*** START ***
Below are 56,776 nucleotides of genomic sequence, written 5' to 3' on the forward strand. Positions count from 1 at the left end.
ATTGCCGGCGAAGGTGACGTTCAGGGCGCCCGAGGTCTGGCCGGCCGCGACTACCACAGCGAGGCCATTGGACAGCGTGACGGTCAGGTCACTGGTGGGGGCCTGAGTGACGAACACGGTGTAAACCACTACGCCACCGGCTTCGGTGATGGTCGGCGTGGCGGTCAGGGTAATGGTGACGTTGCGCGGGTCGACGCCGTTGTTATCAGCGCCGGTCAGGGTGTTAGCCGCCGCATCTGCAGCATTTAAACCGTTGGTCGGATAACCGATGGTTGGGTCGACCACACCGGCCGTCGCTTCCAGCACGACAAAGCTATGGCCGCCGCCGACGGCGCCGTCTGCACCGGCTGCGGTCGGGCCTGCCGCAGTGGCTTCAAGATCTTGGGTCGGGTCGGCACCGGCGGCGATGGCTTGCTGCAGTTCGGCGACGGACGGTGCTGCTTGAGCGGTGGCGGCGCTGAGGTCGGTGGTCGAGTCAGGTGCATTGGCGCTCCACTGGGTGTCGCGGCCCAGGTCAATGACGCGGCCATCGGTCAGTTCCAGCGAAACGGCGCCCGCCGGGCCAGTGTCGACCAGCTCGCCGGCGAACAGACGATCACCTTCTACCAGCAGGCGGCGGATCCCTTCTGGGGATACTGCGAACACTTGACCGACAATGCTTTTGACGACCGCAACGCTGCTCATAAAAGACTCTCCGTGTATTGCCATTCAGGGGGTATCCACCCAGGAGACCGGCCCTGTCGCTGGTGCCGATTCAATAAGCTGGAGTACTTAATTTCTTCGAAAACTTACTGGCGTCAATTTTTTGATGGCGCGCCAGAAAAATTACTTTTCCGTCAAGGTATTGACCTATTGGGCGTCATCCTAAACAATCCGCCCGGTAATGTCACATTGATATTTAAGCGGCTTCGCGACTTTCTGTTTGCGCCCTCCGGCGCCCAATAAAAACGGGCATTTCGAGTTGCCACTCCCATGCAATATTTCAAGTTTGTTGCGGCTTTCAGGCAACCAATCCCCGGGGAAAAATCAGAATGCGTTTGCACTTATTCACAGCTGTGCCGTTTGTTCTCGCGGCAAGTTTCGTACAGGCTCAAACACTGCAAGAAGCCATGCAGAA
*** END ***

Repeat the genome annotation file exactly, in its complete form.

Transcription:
Below are 56,776 nucleotides of genomic sequence, written 5' to 3' on the forward strand. Positions count from 1 at the left end.
ATTGCCGGCGAAGGTGACGTTCAGGGCGCCCGAGGTCTGGCCGGCCGCGACTACCACAGCGAGGCCATTGGACAGCGTGACGGTCAGGTCACTGGTGGGGGCCTGAGTGACGAACACGGTGTAAACCACTACGCCACCGGCTTCGGTGATGGTCGGCGTGGCGGTCAGGGTAATGGTGACGTTGCGCGGGTCGACGCCGTTGTTATCAGCGCCGGTCAGGGTGTTAGCCGCCGCATCTGCAGCATTTAAACCGTTGGTCGGATAACCGATGGTTGGGTCGACCACACCGGCCGTCGCTTCCAGCACGACAAAGCTATGGCCGCCGCCGACGGCGCCGTCTGCACCGGCTGCGGTCGGGCCTGCCGCAGTGGCTTCAAGATCTTGGGTCGGGTCGGCACCGGCGGCGATGGCTTGCTGCAGTTCGGCGACGGACGGTGCTGCTTGAGCGGTGGCGGCGCTGAGGTCGGTGGTCGAGTCAGGTGCATTGGCGCTCCACTGGGTGTCGCGGCCCAGGTCAATGACGCGGCCATCGGTCAGTTCCAGCGAAACGGCGCCCGCCGGGCCAGTGTCGACCAGCTCGCCGGCGAACAGACGATCACCTTCTACCAGCAGGCGGCGGATCCCTTCTGGGGATACTGCGAACACTTGACCGACAATGCTTTTGACGACCGCAACGCTGCTCATAAAAGACTCTCCGTGTATTGCCATTCAGGGGGTATCCACCCAGGAGACCGGCCCTGTCGCTGGTGCCGATTCAATAAGCTGGAGTACTTAATTTCTTCGAAAACTTACTGGCGTCAATTTTTTGATGGCGCGCCAGAAAAATTACTTTTCCGTCAAGGTATTGACCTATTGGGCGTCATCCTAAACAATCCGCCCGGTAATGTCACATTGATATTTAAGCGGCTTCGCGACTTTCTGTTTGCGCCCTCCGGCGCCCAATAAAAACGGGCATTTCGAGTTGCCACTCCCATGCAATATTTCAAGTTTGTTGCGGCTTTCAGGCAACCAATCCCCGGGGAAAAATCAGAATGCGTTTGCACTTATTCACAGCTGTGCCGTTTGTTCTCGCGGCAAGTTTCGTACAGGCTCAAACACTGCAAGAAGCCATGCAGAA